Other Hong Kong films stolen from include "Prison on Fire", "Island on Fire", "Burning Paradise", "Police Story" I, II, and III (aka "Supercop"). I thought I recognized a couple Sammo Hung clips here as well. In other words, the actions scenes are exciting only to the extent that they are successful duplications of action scenes from other films.
There's nothing one can do with this film unless one shoots smack and just needs a lot of visual stimuli that needn't be make any sense.
Very funny film, for all the wrong reasons.
At the start of the movie Nick, with very little help from the ATF, is involved in a shoot-out with a number of hoods belonging to a local L.A Asian street gang. Nick was not able to prevent, when he kicked up his gun that he was forced to drop, the murder of a young woman by gang leader Jimmy Wong. who he was holding the woman hostage. Sick and depressed over the woman's death Nick dropped out of sight until the tragic news of Larry's murder hit him.
Determined to find Larry's killer, or killers, Nick has himself put behind bars as a convicted criminal. Not just to track down Larry's killers but find out what he uncovered. That later lead to Larry's murder. Nick finds that the very officials in both the prison and his own law enforcement government agency, the ATF, were not only behind Larry's death but are running a major gun smuggling ring right out of the state penitentiary!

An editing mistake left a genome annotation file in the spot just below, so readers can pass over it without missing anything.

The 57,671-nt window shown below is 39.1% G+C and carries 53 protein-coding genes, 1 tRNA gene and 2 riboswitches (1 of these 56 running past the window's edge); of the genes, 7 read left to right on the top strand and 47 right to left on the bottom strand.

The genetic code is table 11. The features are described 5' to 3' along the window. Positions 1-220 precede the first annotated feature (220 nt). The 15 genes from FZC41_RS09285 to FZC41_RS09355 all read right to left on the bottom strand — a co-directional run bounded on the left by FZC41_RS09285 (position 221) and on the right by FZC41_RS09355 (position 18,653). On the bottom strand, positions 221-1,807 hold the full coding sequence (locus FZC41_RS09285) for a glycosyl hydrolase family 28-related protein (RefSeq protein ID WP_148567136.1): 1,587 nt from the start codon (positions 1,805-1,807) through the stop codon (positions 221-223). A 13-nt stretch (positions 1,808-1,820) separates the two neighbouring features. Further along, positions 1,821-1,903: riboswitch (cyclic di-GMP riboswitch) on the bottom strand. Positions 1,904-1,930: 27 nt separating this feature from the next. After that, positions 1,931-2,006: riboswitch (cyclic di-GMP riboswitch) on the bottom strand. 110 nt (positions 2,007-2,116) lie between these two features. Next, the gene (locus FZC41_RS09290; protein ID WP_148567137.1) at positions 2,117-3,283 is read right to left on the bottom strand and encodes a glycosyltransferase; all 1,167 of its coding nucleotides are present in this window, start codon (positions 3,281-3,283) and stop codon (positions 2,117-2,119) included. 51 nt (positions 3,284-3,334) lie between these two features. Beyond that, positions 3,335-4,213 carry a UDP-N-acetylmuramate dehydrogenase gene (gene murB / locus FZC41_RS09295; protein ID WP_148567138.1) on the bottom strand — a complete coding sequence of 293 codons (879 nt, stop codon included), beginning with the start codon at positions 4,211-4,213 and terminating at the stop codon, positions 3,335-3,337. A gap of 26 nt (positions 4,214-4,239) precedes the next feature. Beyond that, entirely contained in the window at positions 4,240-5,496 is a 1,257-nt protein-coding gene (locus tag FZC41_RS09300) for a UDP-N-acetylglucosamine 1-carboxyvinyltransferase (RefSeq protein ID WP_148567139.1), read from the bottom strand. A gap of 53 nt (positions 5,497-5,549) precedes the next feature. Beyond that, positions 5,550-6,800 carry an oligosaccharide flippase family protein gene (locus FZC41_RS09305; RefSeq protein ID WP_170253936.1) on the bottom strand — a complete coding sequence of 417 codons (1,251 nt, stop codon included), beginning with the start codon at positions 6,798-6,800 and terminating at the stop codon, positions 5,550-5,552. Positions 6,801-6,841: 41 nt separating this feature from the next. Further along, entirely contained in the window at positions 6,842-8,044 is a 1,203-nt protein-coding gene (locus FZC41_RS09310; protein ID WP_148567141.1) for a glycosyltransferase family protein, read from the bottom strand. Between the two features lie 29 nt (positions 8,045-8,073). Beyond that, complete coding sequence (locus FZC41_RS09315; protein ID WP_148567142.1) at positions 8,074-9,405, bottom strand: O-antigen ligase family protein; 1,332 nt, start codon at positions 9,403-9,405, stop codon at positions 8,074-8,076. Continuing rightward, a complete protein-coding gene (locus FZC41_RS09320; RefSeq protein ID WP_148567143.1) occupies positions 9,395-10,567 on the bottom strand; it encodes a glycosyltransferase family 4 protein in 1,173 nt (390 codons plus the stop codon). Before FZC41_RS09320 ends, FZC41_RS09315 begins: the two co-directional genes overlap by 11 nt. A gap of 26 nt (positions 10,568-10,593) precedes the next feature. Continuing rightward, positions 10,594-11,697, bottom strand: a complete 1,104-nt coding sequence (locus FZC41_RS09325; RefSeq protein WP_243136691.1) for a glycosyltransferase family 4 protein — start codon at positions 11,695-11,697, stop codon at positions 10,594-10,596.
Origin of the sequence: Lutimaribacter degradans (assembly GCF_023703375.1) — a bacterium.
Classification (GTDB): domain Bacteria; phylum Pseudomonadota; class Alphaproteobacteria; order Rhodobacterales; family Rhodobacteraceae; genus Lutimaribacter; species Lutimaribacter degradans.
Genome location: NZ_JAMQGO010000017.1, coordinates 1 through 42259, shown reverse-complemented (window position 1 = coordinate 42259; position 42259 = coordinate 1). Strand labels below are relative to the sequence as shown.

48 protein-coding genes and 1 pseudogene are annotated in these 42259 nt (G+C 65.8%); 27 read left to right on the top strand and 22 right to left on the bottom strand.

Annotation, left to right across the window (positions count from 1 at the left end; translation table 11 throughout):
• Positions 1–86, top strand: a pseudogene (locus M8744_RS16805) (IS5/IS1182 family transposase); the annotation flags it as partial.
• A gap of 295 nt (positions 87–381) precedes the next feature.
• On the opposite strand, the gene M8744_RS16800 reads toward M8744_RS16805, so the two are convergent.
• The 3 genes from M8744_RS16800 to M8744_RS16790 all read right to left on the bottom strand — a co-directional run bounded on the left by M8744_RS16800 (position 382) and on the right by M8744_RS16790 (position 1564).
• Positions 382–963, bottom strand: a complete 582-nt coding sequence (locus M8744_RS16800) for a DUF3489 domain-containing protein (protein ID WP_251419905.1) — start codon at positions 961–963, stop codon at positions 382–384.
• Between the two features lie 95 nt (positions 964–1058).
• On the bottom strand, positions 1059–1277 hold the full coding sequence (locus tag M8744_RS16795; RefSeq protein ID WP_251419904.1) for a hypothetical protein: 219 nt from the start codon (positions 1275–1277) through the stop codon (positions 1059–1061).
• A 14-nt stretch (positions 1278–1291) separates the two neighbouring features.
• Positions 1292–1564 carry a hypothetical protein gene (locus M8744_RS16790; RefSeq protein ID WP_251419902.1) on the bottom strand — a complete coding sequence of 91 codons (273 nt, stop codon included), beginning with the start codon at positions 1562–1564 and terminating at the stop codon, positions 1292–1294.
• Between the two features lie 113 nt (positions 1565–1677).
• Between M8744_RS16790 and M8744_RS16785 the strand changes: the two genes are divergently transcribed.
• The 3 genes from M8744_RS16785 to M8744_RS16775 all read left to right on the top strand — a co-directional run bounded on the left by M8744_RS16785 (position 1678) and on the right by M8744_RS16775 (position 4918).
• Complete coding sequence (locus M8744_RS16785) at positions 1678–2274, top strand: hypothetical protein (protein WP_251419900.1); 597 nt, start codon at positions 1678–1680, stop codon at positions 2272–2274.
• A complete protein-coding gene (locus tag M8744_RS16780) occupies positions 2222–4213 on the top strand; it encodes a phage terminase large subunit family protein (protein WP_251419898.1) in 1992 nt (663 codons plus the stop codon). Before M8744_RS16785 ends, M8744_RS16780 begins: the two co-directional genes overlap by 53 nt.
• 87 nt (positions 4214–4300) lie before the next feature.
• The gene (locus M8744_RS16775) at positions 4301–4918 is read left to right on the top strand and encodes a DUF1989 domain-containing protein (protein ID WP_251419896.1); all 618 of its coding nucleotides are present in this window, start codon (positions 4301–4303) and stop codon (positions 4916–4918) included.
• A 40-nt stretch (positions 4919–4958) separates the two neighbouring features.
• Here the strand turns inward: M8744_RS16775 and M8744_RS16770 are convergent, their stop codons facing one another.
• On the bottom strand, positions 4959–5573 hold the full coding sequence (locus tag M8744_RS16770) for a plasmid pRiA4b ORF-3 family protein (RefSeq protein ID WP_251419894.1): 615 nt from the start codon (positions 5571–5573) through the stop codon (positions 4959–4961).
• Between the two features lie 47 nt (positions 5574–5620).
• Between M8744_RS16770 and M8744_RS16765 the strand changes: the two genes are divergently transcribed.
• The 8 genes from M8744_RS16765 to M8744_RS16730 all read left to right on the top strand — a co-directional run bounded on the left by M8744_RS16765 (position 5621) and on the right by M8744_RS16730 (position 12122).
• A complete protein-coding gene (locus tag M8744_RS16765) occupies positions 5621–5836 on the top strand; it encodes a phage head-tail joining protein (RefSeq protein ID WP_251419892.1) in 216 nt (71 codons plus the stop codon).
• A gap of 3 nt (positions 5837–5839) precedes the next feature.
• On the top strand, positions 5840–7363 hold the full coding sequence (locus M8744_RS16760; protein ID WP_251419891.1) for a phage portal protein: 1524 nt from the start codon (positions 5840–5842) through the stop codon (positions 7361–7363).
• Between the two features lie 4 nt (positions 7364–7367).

With Warden Pike in charge who together with his captain of the guards Riggs the two are working with convicts Lee & Chow ,two top Asian street gang members. The two convicts are using the prison basement to store enough guns to equip an entire US Marine battalion. Nick's cover is blown as soon as he enter the "clink" by someone very high up in the ATF. Knowing that's he's an undercover cop, or ATF agent, Nick is a marked man with no one to help him in or outside of prison and has to battle it out with the scores of vengeful and homicidal prisoners who are out to murder him.